>> On Fri, 19 Mar 2010 11:41:20 -0400, Briarroot<briarroot@gmail.com>
>> wrote:
>>
>>> On 3/18/2010 2:06 PM, Schrodinger wrote:
>>>>
>>>>
>>>> "CJM"<cjmuk2008@gmail.removethis.com>  wrote in message
>>>> news:80edbdF6q0U1@mid.individual.net...
>>>>>
>>>
>>>>> Unless you are American, in which case you get to shoot allies and
>>>>> wedding parties with impunity.
>>>>
>>>> To be fair, most friendly fire is caused by the USA because they have so
>>>> many more troops on the ground and the vast majority of air assets. I
>>>> did see some statistics that evidences their rate is the same as the
>>>> UK's in terms of percentages.
>>>>
>>>> Having said that, my granddad used to say that when they were in France
>>>> in the 2nd World War, "If German planes went over, the English ducked,
>>>> if English planes went over, the Germans ducked and if American planes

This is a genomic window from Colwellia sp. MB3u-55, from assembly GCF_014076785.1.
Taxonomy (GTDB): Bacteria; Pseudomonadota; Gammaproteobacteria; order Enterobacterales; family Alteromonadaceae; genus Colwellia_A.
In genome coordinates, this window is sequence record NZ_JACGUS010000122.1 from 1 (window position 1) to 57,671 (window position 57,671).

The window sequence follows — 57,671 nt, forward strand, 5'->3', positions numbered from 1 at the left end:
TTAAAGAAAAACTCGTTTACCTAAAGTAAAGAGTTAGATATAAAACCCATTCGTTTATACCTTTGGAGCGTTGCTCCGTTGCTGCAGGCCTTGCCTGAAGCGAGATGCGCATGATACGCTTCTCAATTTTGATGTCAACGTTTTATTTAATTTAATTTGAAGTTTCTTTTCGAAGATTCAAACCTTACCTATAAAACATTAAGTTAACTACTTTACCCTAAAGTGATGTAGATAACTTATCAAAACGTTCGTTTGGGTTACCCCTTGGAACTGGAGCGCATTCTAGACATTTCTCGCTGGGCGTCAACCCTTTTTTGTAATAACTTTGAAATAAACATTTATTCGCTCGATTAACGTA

>>>> went over - everyone ducked!"
>>>>
>>>
>>> Are there any valid statistics?  It seems to me that far more innocent
>>> men, women and children are killed in Afghanistan by locals - and
>>> deliberately too - than are killed by Americans accidentally.  That's
>>> not an excuse, merely an observation.  At least American forces are
>>> *trying* not to harm civilians.
>>
>> I'm sure that when it comes out the game will reinforce that opinion
>> too, while presenting an accurate picture of the ultimately evil
>> terrorist enemy that the forces of freedom and liberty are
>> confronting.  There can't be too many movies and games showing the
>> self-sacrifice of the west, asking nothing in return as it spends its
>> precious blood and treasure liberating the ungrateful natives of yet
>> another backward land!
>>
>
><laughter>  Give it a rest, will ya?  I *was* asking a legitimate question!
>
>It's not as if Afghanistan was a peaceful garden of Eden before the